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Bioresource Technology 96 (2005) 17301736

Poultry slaughter wastewater treatment with an up-ow anaerobic sludge blanket (UASB) reactor
vez P. a, R. Castillo L. a, L. Dendooven b, E.M. Escamilla-Silva C. Cha
a b

a,*

a Qu mica, Instituto Tecnolo gico de Celaya, Ave. Tecnolo gico y Antonio Garc a Cubas S/N, 38010 Celaya, Gto. Me xico Departamento de Ingenier a y Bioingenier a, Avenida Instituto Polite cnico Nacional 2508, C.P. 07000, Me xico D.F., Me xico CINVESTAV-IPN, Departamento de Biotecnolog Received 9 December 2002; received in revised form 27 August 2004; accepted 28 August 2004 Available online 4 June 2005

Abstract Removal of organic material from poultry slaughter wastewater as determined by changes in biological oxygen demand (BOD5) was investigated by adding three dierent types of inoculum combining cow manure, yeast extract or hydraulic residence time as variables with response vector of reduction of BOD5. In a 3-l reactors, a 95% removal of BOD5 from poultry slaughter wastewater was obtained with organic loading rates up to 31 kg BOD5 m3 d1 without loss of stability. This 95% removal was obtained between 25 and 39 C with a hydraulic residence time between 3.5 and 4.5 h. The growth of the consortium of micro-organisms in the reactor followed a rst-order kinetic with a constant specic growth rate of 0.054 h1. It was concluded that an inoculum from cow manure added with nutrients and yeast extract allowed a 95% removal of BOD5 from poultry slaughter wastewater at ambient temperatures within a hydraulic residence time of 4 h, sharply reducing possible environmental hazards. 2004 Published by Elsevier Ltd.
Keywords: Poultry slaughter wastewater; Up-ow anaerobic sludge blanket (USAB) reactor; Biological oxygen demand (BOD5); Hydraulic residence time and cow manure inoculum

1. Introduction One of the most important applications of biotechnology is the treatment of industrial and municipal wastewater to reduce environmental pollution (Lettinga et al., 1980). Euents from industrial poultry, porcine, or bovine slaughterhouses containing lipids, proteins, blood, and other organic material, might cause environmental damage if discharged untreated in rivers and creeks. Processing a chicken for human consumption requires 1012 l of water so the overall water consumption in a poultry processing plant is considerable. Sixty percent of the water is converted into wastewater with pH between 6.1 and 7.1, a biological oxygen demand
Corresponding author. Tel.: +52 461 61 175 75x152; fax: +52 461 61 177 44. E-mail address: eleazar@iqcelaya.itc.mx (E.M. Escamilla-Silva). 0960-8524/$ - see front matter 2004 Published by Elsevier Ltd. doi:10.1016/j.biortech.2004.08.017
*

(BOD) between 4500 and 12,000 mg l1 and a large percentage of solids, mostly clotted blood (more than 40% in volume), with a high fat content (Mercado, 1995). The rest of the wastewater is lost in the process through run-o. Most poultry wastewater is treated physicochemically, requiring large quantities of chemicals and energy to dry the euent and generating 20 g of sludge per litre of water. Deposition of the sludge is dicult, thus limiting the use of this technique. A better option to reduce the generated biosolids might be an anaerobic digestion using up-ow anaerobic sludge blanket reactors (UASB) (Speece, 1983; Young and Dahab, 1983; Young, 1991). In the USAB process, anaerobic bacteria convert organic material into methane, carbon dioxide, and biomass while purifying the wastewater (Del Nery et al., 2001). USAB systems are known for their high volumetric treatment rates, good CH4 productivity, and low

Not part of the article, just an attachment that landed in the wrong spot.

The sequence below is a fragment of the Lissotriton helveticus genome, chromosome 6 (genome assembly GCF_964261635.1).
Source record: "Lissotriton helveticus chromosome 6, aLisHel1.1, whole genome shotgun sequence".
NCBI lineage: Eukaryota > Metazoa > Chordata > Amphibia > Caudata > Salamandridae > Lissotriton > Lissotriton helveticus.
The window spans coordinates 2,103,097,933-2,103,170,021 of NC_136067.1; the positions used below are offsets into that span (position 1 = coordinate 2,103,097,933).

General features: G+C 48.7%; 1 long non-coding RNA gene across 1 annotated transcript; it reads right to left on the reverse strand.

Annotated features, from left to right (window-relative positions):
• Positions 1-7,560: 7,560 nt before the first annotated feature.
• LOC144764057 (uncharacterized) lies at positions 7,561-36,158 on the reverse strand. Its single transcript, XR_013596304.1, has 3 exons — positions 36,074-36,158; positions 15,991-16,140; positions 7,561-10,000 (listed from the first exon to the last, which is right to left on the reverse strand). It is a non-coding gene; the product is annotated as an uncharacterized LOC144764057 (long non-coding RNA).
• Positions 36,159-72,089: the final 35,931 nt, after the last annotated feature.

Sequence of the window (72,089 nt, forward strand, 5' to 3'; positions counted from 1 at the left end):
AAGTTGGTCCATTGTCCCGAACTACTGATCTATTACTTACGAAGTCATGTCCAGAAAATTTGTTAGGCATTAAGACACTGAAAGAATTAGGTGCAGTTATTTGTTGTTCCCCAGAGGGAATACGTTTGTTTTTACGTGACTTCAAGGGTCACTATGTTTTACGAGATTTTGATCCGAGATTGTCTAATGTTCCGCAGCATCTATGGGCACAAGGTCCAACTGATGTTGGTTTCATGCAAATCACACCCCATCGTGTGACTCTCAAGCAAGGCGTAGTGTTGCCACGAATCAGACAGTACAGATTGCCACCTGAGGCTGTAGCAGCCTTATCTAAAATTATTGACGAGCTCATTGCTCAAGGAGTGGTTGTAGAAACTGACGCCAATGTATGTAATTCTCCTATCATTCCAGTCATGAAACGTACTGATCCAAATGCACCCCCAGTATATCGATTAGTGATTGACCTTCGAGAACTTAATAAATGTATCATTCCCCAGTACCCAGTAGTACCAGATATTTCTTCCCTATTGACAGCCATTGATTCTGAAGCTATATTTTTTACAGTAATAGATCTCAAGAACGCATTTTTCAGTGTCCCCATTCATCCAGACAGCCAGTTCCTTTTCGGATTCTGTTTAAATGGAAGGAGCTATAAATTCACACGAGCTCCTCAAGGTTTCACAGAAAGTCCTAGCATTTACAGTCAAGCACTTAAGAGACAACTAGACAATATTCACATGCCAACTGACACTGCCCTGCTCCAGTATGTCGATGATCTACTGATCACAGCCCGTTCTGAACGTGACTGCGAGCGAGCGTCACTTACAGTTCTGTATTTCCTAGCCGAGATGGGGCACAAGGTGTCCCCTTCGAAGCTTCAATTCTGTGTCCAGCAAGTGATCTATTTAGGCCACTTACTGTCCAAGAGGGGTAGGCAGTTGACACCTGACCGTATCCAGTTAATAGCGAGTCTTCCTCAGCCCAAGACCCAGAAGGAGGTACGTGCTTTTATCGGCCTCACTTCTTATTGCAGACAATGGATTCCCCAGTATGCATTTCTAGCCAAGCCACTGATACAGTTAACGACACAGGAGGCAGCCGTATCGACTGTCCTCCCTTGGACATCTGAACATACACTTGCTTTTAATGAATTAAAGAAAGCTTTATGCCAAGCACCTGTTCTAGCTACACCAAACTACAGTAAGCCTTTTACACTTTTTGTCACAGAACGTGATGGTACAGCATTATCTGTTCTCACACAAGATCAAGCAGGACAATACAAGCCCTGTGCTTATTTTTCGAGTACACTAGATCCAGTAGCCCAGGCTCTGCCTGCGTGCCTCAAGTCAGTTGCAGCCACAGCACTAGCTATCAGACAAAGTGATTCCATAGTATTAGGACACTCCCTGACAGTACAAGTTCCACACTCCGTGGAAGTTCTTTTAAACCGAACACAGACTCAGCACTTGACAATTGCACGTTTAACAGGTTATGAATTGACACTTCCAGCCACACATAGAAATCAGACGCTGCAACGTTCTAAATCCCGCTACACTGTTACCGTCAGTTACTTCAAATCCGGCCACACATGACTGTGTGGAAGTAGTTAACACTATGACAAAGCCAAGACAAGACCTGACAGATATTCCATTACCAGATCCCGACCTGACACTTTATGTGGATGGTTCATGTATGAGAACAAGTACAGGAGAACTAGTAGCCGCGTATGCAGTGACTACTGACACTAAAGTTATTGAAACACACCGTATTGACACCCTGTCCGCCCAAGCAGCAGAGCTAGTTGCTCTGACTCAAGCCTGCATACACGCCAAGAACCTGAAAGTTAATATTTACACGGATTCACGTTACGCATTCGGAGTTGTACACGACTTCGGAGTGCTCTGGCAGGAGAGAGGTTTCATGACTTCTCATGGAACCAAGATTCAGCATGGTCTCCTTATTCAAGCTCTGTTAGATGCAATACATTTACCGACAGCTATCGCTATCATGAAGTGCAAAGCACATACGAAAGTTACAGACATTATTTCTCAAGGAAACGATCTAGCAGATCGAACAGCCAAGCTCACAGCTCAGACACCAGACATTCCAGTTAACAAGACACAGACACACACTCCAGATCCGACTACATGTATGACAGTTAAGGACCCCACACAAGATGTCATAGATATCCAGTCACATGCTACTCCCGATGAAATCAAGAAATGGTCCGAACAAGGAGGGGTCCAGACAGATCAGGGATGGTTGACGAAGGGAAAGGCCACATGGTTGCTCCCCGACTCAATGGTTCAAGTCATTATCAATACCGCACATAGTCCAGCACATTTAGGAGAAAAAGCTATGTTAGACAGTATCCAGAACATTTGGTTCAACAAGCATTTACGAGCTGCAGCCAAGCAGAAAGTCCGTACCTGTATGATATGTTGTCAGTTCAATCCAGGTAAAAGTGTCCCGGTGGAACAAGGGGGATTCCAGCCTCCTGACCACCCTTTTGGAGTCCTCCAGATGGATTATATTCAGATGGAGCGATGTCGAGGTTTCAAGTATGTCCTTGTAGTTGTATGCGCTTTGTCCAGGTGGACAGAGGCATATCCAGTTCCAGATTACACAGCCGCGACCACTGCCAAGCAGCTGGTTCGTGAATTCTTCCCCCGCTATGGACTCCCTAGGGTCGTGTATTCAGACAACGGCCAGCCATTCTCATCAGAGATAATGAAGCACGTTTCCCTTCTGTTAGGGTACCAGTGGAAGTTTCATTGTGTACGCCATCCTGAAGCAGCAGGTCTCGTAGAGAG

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sludge production, which makes the process economically and technologically attractive (Del Pozo et al., 2000). Since 1982, the applicability of UASB systems for the direct treatment of sewage has been tested (Lettinga et al., 1980; Lettinga and Pol, 1986). Investigations in Brazil (Souza, 1986), Indonesia (National Institute for Public Health et al., 1988), India (Siddiqi, 1990) and Colombia (Schellinkhout et al., 1985) showed that a BOD reduction of 75% is possible under tropical conditions with somewhat lower percentages in colder areas (Vieira and Souza, 1986). Because of the demonstrated capacity of UASB approaches for both domestic and industrial wastes, we investigated, in a preliminary study, the performance of a UASB treating poultry slaughter wastewater. Specically, we examined the eect of dierent types of inoculum on reactor performance as determined by reduction in BOD5. A full factorial experimental design was applied considering temperature, type of inoculum and hydraulic residence time as principal variables with response vector of reduction of BOD5.

2. Methods 2.1. Wastewater Wastewater originated from a poultry slaughter com xico). pany (Bachoco S.A. de C.V.) in Celaya (Gto., Me It was sampled from the container where the euent was separated from the larger residues such as feathers, bones and meat every 6 h for two weeks. A total of 100 l was obtained per day, homogenized and analysed chemically and microbiologically (ALPHA AWWA WPCF, 1990). 2.2. Pre-treatment of poultry slaughter wastewater